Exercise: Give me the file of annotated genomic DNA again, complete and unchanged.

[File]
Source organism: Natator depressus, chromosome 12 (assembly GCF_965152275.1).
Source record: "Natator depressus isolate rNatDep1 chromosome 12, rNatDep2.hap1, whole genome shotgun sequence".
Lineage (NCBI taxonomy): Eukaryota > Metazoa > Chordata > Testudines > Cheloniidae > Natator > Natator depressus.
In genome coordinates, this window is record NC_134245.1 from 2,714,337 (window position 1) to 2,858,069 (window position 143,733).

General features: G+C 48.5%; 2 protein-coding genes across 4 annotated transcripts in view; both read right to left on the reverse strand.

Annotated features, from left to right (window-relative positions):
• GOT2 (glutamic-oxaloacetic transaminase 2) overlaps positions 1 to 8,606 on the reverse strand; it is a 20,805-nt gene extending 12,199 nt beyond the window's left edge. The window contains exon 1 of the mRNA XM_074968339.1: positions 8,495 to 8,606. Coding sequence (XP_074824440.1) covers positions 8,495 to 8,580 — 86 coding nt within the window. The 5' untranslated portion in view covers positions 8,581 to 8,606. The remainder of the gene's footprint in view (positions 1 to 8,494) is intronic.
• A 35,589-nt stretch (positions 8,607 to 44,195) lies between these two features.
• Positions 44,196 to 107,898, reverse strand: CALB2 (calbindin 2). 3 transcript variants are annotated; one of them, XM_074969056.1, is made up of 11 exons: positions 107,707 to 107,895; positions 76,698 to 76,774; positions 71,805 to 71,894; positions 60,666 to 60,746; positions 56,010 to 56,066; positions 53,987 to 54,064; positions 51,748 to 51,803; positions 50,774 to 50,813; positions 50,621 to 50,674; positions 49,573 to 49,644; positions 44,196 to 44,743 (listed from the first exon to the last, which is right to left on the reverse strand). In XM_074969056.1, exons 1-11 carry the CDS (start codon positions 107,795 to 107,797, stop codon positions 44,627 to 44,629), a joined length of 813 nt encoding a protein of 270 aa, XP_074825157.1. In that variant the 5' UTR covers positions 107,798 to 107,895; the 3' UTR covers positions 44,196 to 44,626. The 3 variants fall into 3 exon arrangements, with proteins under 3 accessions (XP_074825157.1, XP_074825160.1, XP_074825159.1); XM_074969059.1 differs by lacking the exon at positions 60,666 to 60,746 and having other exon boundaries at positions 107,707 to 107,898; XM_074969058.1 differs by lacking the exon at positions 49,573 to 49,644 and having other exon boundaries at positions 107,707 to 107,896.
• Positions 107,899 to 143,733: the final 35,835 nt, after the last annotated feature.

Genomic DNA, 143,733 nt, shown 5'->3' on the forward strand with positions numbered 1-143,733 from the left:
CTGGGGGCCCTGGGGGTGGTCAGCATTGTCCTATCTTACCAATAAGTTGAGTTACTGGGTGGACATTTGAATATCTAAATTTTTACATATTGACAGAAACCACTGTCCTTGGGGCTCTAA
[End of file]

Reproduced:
Source organism: Natator depressus, chromosome 12 (assembly GCF_965152275.1).
Source record: "Natator depressus isolate rNatDep1 chromosome 12, rNatDep2.hap1, whole genome shotgun sequence".
Lineage (NCBI taxonomy): Eukaryota > Metazoa > Chordata > Testudines > Cheloniidae > Natator > Natator depressus.
In genome coordinates, this window is record NC_134245.1 from 2,714,337 (window position 1) to 2,858,069 (window position 143,733).

General features: G+C 48.5%; 2 protein-coding genes across 4 annotated transcripts in view; both read right to left on the reverse strand.

Annotated features, from left to right (window-relative positions):
• GOT2 (glutamic-oxaloacetic transaminase 2) overlaps positions 1 to 8,606 on the reverse strand; it is a 20,805-nt gene extending 12,199 nt beyond the window's left edge. The window contains exon 1 of the mRNA XM_074968339.1: positions 8,495 to 8,606. Coding sequence (XP_074824440.1) covers positions 8,495 to 8,580 — 86 coding nt within the window. The 5' untranslated portion in view covers positions 8,581 to 8,606. The remainder of the gene's footprint in view (positions 1 to 8,494) is intronic.
• A 35,589-nt stretch (positions 8,607 to 44,195) lies between these two features.
• Positions 44,196 to 107,898, reverse strand: CALB2 (calbindin 2). 3 transcript variants are annotated; one of them, XM_074969056.1, is made up of 11 exons: positions 107,707 to 107,895; positions 76,698 to 76,774; positions 71,805 to 71,894; positions 60,666 to 60,746; positions 56,010 to 56,066; positions 53,987 to 54,064; positions 51,748 to 51,803; positions 50,774 to 50,813; positions 50,621 to 50,674; positions 49,573 to 49,644; positions 44,196 to 44,743 (listed from the first exon to the last, which is right to left on the reverse strand). In XM_074969056.1, exons 1-11 carry the CDS (start codon positions 107,795 to 107,797, stop codon positions 44,627 to 44,629), a joined length of 813 nt encoding a protein of 270 aa, XP_074825157.1. In that variant the 5' UTR covers positions 107,798 to 107,895; the 3' UTR covers positions 44,196 to 44,626. The 3 variants fall into 3 exon arrangements, with proteins under 3 accessions (XP_074825157.1, XP_074825160.1, XP_074825159.1); XM_074969059.1 differs by lacking the exon at positions 60,666 to 60,746 and having other exon boundaries at positions 107,707 to 107,898; XM_074969058.1 differs by lacking the exon at positions 49,573 to 49,644 and having other exon boundaries at positions 107,707 to 107,896.
• Positions 107,899 to 143,733: the final 35,835 nt, after the last annotated feature.

Genomic DNA, 143,733 nt, shown 5'->3' on the forward strand with positions numbered 1-143,733 from the left:
CTGGGGGCCCTGGGGGTGGTCAGCATTGTCCTATCTTACCAATAAGTTGAGTTACTGGGTGGACATTTGAATATCTAAATTTTTACATATTGACAGAAACCACTGTCCTTGGGGCTCTAA